2021 Shannons Spring Timed Online Auction
1969 Porsche 911T 2.0 'Sportomatic' Coupe (Project)
|Engine||Flat 6-cylinder, 1991cc|
|Trim||Cloth & Vinyl|
This lot is no longer available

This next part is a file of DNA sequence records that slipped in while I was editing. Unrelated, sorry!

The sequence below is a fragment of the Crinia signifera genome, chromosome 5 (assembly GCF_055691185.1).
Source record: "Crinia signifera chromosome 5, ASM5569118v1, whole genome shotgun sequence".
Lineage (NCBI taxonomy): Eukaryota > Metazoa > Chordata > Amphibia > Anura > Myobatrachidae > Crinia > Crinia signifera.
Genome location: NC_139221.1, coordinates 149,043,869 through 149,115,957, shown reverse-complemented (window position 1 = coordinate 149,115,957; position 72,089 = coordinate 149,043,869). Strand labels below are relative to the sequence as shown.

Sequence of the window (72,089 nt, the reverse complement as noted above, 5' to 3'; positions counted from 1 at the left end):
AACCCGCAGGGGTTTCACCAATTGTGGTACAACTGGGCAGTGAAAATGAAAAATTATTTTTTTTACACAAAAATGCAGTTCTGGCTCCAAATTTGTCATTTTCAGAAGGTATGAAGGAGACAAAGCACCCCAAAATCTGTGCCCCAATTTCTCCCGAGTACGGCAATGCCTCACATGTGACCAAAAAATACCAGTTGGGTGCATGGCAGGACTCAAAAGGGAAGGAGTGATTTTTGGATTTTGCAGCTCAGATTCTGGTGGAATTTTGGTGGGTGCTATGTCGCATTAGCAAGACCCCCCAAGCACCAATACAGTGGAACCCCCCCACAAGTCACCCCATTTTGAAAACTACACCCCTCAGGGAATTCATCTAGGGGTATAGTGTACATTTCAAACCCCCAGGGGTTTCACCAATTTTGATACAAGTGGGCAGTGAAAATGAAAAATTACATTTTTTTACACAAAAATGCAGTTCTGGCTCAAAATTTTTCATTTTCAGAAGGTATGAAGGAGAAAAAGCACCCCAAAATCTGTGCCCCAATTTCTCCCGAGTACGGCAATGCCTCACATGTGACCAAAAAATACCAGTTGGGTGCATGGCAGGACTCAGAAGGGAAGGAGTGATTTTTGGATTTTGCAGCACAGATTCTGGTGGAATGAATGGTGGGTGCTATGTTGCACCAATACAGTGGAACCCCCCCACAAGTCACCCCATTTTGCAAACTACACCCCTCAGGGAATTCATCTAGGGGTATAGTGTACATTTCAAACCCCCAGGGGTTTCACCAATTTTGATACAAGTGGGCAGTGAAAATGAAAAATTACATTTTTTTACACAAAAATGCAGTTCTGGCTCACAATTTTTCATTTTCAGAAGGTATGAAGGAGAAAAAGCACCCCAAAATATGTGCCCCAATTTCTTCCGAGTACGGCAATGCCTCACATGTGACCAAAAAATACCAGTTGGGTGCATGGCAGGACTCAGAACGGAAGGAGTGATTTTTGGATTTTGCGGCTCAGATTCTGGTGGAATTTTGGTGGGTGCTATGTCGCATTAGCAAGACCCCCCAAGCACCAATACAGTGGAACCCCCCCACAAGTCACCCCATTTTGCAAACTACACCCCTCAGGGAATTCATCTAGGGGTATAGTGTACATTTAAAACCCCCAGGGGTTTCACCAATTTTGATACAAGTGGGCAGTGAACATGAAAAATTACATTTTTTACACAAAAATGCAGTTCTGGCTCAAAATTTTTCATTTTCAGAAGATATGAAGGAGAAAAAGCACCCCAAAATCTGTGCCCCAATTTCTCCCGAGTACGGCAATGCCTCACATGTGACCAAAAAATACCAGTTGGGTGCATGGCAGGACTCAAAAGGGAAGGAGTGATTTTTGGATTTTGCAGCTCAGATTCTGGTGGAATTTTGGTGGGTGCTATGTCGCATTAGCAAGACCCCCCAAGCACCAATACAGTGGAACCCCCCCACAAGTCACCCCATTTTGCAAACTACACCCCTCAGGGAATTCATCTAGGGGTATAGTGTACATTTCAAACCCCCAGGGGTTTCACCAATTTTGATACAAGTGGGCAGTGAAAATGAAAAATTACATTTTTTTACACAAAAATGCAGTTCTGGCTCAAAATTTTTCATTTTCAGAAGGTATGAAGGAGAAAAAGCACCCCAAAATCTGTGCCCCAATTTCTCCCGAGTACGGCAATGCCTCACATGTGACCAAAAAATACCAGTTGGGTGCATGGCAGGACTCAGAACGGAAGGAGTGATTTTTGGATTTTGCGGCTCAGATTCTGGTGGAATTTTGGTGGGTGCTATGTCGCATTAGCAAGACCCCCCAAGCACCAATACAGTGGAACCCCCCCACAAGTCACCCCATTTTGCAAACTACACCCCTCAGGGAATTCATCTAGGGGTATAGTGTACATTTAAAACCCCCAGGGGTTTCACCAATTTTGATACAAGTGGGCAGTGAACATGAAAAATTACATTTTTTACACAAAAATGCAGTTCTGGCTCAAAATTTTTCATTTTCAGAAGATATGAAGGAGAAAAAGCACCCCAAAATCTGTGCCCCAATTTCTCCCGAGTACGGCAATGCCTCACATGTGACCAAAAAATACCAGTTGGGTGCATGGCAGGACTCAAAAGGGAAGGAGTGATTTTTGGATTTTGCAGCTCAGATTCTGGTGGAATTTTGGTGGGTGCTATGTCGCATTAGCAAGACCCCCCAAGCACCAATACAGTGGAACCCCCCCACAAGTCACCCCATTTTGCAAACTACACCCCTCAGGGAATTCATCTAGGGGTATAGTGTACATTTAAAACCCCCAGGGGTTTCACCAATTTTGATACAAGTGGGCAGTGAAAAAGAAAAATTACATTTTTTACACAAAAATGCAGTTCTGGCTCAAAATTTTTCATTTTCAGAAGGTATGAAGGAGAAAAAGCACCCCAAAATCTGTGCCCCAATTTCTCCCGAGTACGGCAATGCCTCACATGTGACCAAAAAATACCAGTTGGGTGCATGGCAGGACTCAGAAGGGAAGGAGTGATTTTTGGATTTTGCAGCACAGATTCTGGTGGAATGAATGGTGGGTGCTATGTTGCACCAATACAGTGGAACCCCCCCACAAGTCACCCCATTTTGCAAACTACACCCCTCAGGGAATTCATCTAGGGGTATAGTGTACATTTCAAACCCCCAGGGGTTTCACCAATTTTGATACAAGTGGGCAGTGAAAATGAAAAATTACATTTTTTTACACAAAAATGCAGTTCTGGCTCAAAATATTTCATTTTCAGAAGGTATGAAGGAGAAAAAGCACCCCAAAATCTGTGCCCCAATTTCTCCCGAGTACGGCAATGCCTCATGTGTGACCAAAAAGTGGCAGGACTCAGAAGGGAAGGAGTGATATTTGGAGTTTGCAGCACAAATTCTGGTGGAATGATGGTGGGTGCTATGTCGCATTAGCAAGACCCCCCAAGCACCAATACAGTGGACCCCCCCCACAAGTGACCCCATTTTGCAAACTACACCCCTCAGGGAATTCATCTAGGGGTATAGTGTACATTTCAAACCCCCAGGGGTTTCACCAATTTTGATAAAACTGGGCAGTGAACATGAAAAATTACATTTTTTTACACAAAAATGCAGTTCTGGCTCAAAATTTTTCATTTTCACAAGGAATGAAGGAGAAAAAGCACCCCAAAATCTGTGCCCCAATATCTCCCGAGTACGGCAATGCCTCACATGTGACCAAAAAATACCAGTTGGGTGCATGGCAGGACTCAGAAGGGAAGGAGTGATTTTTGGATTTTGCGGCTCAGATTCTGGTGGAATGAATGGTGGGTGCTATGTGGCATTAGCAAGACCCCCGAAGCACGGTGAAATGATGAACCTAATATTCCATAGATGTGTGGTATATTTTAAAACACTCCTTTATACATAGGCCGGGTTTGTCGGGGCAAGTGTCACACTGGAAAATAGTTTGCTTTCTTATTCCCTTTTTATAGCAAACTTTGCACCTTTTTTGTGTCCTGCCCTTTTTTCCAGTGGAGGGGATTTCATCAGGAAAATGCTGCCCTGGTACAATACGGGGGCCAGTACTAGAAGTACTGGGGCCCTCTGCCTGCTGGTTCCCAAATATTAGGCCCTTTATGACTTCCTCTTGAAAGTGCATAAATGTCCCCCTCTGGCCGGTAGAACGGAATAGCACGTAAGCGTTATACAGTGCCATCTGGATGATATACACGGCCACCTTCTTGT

Launched at the 1963 Frankfurt Motor Show, Porsche’s replacement for the 356 was initially badged the 901 (objections from Peugeot saw the car renamed the 911) and it went on to become one of the best-loved and most widely recognised sports cars of all time. Powered by a rear-mounted air-cooled flat-six engine of two-litres capacity, 911s built in the Sixties were characterised by wonderfully communicative steering, sharp handling and willing performance, the relative lack of power more than compensated for by the lack of weight. Porsche expanded the 911 range to three models in August 1967, with the 911T (a replacement for the slow-selling four-cylinder 912) joining the fuel-injected 911E and 911S. Using the Type 901/03 derivative of the flat-six rated at 110 horsepower, the 911T was capable of over 200 km/h and came with the option of a new Sportomatic semi-automatic transmission, allowing for clutchless manual gearchanges. Porsche’s development of the 911 range was unrelenting, the longer (2268mm) wheelbase introduced on the B-series in August 1968 resulting in more predictable handling. In a 1969 four-way comparison test between the 912, 911T and injected 911E and 911S versions by racing driver for American magazine Car & Driver, racing driver Mark Donohue voted the ‘T’ his favourite, both on the track and for road use – the motor’s low down torque more than compensating for any loss of power. Although a four-speed gearbox was standard, the 911T could be ordered with the optional five-speeder found in the 911E and 911S models. Porsche’s targa body style continued to gain in popularity around this time, accounting for around a quarter of all 911 sales in this period. Early 911s are now highly prized collectors’ pieces and chrome-bumper cars like the 1969 911T offered here are valued for their purity of style and increasing rarity.